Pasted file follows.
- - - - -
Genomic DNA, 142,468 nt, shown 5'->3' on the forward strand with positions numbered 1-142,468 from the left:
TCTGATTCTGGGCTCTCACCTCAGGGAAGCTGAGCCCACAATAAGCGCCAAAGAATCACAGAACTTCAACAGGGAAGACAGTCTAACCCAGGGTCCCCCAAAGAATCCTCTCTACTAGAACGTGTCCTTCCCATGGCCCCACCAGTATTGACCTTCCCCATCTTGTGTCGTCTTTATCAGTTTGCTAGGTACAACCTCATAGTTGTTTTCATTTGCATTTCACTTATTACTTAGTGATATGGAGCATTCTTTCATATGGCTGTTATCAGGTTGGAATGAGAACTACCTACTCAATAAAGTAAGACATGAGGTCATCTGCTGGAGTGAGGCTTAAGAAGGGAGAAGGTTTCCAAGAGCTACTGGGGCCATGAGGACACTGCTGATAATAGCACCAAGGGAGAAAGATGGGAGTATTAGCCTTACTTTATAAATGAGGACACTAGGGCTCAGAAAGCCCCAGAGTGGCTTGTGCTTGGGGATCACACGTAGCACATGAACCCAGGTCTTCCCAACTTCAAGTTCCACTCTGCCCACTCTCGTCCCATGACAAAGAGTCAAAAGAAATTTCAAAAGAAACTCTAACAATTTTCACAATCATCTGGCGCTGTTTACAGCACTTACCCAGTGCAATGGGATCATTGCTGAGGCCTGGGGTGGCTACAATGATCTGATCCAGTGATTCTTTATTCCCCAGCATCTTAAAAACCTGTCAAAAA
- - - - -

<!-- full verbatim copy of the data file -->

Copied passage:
Genomic DNA, 142,468 nt, shown 5'->3' on the forward strand with positions numbered 1-142,468 from the left:
TCTGATTCTGGGCTCTCACCTCAGGGAAGCTGAGCCCACAATAAGCGCCAAAGAATCACAGAACTTCAACAGGGAAGACAGTCTAACCCAGGGTCCCCCAAAGAATCCTCTCTACTAGAACGTGTCCTTCCCATGGCCCCACCAGTATTGACCTTCCCCATCTTGTGTCGTCTTTATCAGTTTGCTAGGTACAACCTCATAGTTGTTTTCATTTGCATTTCACTTATTACTTAGTGATATGGAGCATTCTTTCATATGGCTGTTATCAGGTTGGAATGAGAACTACCTACTCAATAAAGTAAGACATGAGGTCATCTGCTGGAGTGAGGCTTAAGAAGGGAGAAGGTTTCCAAGAGCTACTGGGGCCATGAGGACACTGCTGATAATAGCACCAAGGGAGAAAGATGGGAGTATTAGCCTTACTTTATAAATGAGGACACTAGGGCTCAGAAAGCCCCAGAGTGGCTTGTGCTTGGGGATCACACGTAGCACATGAACCCAGGTCTTCCCAACTTCAAGTTCCACTCTGCCCACTCTCGTCCCATGACAAAGAGTCAAAAGAAATTTCAAAAGAAACTCTAACAATTTTCACAATCATCTGGCGCTGTTTACAGCACTTACCCAGTGCAATGGGATCATTGCTGAGGCCTGGGGTGGCTACAATGATCTGATCCAGTGATTCTTTATTCCCCAGCATCTTAAAAACCTGTCAAAAA